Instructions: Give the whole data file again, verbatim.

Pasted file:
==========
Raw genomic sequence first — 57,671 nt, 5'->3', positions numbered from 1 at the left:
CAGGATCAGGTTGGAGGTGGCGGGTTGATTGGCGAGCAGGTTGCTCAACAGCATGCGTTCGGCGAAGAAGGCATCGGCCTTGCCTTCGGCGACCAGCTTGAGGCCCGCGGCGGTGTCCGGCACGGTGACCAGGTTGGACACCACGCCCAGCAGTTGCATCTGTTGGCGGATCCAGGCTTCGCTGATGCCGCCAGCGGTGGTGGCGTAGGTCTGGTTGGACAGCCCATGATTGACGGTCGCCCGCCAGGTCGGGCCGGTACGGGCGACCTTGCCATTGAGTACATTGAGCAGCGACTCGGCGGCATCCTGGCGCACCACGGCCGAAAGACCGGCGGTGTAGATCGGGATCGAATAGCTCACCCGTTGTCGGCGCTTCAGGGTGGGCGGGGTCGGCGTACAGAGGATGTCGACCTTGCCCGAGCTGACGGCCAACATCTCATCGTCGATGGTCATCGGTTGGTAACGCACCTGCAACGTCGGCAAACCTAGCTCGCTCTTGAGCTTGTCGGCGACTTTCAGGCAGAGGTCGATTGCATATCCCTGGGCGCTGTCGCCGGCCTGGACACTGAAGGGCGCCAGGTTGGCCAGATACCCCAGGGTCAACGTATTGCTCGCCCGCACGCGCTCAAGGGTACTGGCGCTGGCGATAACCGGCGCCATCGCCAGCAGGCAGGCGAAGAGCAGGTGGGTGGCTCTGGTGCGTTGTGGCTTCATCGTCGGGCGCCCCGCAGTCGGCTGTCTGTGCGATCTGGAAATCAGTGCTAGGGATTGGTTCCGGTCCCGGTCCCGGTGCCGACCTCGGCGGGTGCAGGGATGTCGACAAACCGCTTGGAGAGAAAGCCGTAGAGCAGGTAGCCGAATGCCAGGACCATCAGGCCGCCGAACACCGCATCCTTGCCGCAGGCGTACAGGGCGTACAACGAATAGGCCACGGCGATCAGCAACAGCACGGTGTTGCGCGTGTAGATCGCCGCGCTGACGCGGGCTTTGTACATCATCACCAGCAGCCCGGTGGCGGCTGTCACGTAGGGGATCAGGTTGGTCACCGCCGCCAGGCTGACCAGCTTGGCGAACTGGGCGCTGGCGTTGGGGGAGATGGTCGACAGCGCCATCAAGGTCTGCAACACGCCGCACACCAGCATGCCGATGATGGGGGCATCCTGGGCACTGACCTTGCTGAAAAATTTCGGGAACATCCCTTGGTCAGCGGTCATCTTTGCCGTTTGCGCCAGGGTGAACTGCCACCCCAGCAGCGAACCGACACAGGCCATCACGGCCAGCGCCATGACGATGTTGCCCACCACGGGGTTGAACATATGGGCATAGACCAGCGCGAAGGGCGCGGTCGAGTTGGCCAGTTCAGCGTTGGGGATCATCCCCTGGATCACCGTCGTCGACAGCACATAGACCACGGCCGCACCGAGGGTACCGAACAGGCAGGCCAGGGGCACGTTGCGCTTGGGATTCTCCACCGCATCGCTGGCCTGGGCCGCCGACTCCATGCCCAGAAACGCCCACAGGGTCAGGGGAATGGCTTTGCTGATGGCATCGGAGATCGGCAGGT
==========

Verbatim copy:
Raw genomic sequence first — 57,671 nt, 5'->3', positions numbered from 1 at the left:
CAGGATCAGGTTGGAGGTGGCGGGTTGATTGGCGAGCAGGTTGCTCAACAGCATGCGTTCGGCGAAGAAGGCATCGGCCTTGCCTTCGGCGACCAGCTTGAGGCCCGCGGCGGTGTCCGGCACGGTGACCAGGTTGGACACCACGCCCAGCAGTTGCATCTGTTGGCGGATCCAGGCTTCGCTGATGCCGCCAGCGGTGGTGGCGTAGGTCTGGTTGGACAGCCCATGATTGACGGTCGCCCGCCAGGTCGGGCCGGTACGGGCGACCTTGCCATTGAGTACATTGAGCAGCGACTCGGCGGCATCCTGGCGCACCACGGCCGAAAGACCGGCGGTGTAGATCGGGATCGAATAGCTCACCCGTTGTCGGCGCTTCAGGGTGGGCGGGGTCGGCGTACAGAGGATGTCGACCTTGCCCGAGCTGACGGCCAACATCTCATCGTCGATGGTCATCGGTTGGTAACGCACCTGCAACGTCGGCAAACCTAGCTCGCTCTTGAGCTTGTCGGCGACTTTCAGGCAGAGGTCGATTGCATATCCCTGGGCGCTGTCGCCGGCCTGGACACTGAAGGGCGCCAGGTTGGCCAGATACCCCAGGGTCAACGTATTGCTCGCCCGCACGCGCTCAAGGGTACTGGCGCTGGCGATAACCGGCGCCATCGCCAGCAGGCAGGCGAAGAGCAGGTGGGTGGCTCTGGTGCGTTGTGGCTTCATCGTCGGGCGCCCCGCAGTCGGCTGTCTGTGCGATCTGGAAATCAGTGCTAGGGATTGGTTCCGGTCCCGGTCCCGGTGCCGACCTCGGCGGGTGCAGGGATGTCGACAAACCGCTTGGAGAGAAAGCCGTAGAGCAGGTAGCCGAATGCCAGGACCATCAGGCCGCCGAACACCGCATCCTTGCCGCAGGCGTACAGGGCGTACAACGAATAGGCCACGGCGATCAGCAACAGCACGGTGTTGCGCGTGTAGATCGCCGCGCTGACGCGGGCTTTGTACATCATCACCAGCAGCCCGGTGGCGGCTGTCACGTAGGGGATCAGGTTGGTCACCGCCGCCAGGCTGACCAGCTTGGCGAACTGGGCGCTGGCGTTGGGGGAGATGGTCGACAGCGCCATCAAGGTCTGCAACACGCCGCACACCAGCATGCCGATGATGGGGGCATCCTGGGCACTGACCTTGCTGAAAAATTTCGGGAACATCCCTTGGTCAGCGGTCATCTTTGCCGTTTGCGCCAGGGTGAACTGCCACCCCAGCAGCGAACCGACACAGGCCATCACGGCCAGCGCCATGACGATGTTGCCCACCACGGGGTTGAACATATGGGCATAGACCAGCGCGAAGGGCGCGGTCGAGTTGGCCAGTTCAGCGTTGGGGATCATCCCCTGGATCACCGTCGTCGACAGCACATAGACCACGGCCGCACCGAGGGTACCGAACAGGCAGGCCAGGGGCACGTTGCGCTTGGGATTCTCCACCGCATCGCTGGCCTGGGCCGCCGACTCCATGCCCAGAAACGCCCACAGGGTCAGGGGAATGGCTTTGCTGATGGCATCGGAGATCGGCAGGT